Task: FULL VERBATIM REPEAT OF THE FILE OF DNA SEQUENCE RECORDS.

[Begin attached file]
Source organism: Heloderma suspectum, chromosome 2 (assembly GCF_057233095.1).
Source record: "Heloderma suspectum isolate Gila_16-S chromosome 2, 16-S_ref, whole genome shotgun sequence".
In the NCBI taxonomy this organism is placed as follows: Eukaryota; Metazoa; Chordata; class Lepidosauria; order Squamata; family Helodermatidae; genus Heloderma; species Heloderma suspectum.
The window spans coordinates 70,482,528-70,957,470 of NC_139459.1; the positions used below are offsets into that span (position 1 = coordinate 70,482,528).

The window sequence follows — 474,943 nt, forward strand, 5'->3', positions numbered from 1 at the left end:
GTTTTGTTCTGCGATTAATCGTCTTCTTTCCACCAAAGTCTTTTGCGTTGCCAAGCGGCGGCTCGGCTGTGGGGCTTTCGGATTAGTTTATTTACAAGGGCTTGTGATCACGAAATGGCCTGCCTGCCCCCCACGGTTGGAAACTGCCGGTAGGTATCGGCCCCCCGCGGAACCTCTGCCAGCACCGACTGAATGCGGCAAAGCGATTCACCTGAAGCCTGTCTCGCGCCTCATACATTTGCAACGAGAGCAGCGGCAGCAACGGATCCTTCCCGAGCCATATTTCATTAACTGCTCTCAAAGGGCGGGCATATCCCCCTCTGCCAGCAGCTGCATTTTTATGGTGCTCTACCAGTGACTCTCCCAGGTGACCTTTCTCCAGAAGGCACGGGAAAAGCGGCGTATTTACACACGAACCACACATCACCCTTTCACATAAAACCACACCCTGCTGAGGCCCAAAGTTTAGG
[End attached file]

Source organism: Heloderma suspectum, chromosome 2 (assembly GCF_057233095.1).
Source record: "Heloderma suspectum isolate Gila_16-S chromosome 2, 16-S_ref, whole genome shotgun sequence".
In the NCBI taxonomy this organism is placed as follows: Eukaryota; Metazoa; Chordata; class Lepidosauria; order Squamata; family Helodermatidae; genus Heloderma; species Heloderma suspectum.
The window spans coordinates 70,482,528-70,957,470 of NC_139459.1; the positions used below are offsets into that span (position 1 = coordinate 70,482,528).

The window sequence follows — 474,943 nt, forward strand, 5'->3', positions numbered from 1 at the left end:
GTTTTGTTCTGCGATTAATCGTCTTCTTTCCACCAAAGTCTTTTGCGTTGCCAAGCGGCGGCTCGGCTGTGGGGCTTTCGGATTAGTTTATTTACAAGGGCTTGTGATCACGAAATGGCCTGCCTGCCCCCCACGGTTGGAAACTGCCGGTAGGTATCGGCCCCCCGCGGAACCTCTGCCAGCACCGACTGAATGCGGCAAAGCGATTCACCTGAAGCCTGTCTCGCGCCTCATACATTTGCAACGAGAGCAGCGGCAGCAACGGATCCTTCCCGAGCCATATTTCATTAACTGCTCTCAAAGGGCGGGCATATCCCCCTCTGCCAGCAGCTGCATTTTTATGGTGCTCTACCAGTGACTCTCCCAGGTGACCTTTCTCCAGAAGGCACGGGAAAAGCGGCGTATTTACACACGAACCACACATCACCCTTTCACATAAAACCACACCCTGCTGAGGCCCAAAGTTTAGG